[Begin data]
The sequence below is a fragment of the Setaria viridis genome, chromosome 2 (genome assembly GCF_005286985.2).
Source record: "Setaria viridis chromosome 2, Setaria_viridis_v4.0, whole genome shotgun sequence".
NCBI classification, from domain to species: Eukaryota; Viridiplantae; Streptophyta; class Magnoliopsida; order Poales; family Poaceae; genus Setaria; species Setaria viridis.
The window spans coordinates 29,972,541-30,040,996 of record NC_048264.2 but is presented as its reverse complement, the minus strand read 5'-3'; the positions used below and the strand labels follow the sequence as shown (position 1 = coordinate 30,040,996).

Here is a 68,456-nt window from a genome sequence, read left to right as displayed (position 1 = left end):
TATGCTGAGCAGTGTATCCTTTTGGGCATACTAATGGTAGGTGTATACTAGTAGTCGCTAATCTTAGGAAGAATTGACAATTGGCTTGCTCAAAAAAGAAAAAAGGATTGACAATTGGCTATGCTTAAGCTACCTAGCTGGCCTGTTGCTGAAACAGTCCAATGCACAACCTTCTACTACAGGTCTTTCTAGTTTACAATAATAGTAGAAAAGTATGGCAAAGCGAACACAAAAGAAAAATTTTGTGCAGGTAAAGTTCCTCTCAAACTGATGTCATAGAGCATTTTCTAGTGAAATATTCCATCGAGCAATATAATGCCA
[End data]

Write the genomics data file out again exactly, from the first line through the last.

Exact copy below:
The sequence below is a fragment of the Setaria viridis genome, chromosome 2 (genome assembly GCF_005286985.2).
Source record: "Setaria viridis chromosome 2, Setaria_viridis_v4.0, whole genome shotgun sequence".
NCBI classification, from domain to species: Eukaryota; Viridiplantae; Streptophyta; class Magnoliopsida; order Poales; family Poaceae; genus Setaria; species Setaria viridis.
The window spans coordinates 29,972,541-30,040,996 of record NC_048264.2 but is presented as its reverse complement, the minus strand read 5'-3'; the positions used below and the strand labels follow the sequence as shown (position 1 = coordinate 30,040,996).

Here is a 68,456-nt window from a genome sequence, read left to right as displayed (position 1 = left end):
TATGCTGAGCAGTGTATCCTTTTGGGCATACTAATGGTAGGTGTATACTAGTAGTCGCTAATCTTAGGAAGAATTGACAATTGGCTTGCTCAAAAAAGAAAAAAGGATTGACAATTGGCTATGCTTAAGCTACCTAGCTGGCCTGTTGCTGAAACAGTCCAATGCACAACCTTCTACTACAGGTCTTTCTAGTTTACAATAATAGTAGAAAAGTATGGCAAAGCGAACACAAAAGAAAAATTTTGTGCAGGTAAAGTTCCTCTCAAACTGATGTCATAGAGCATTTTCTAGTGAAATATTCCATCGAGCAATATAATGCCA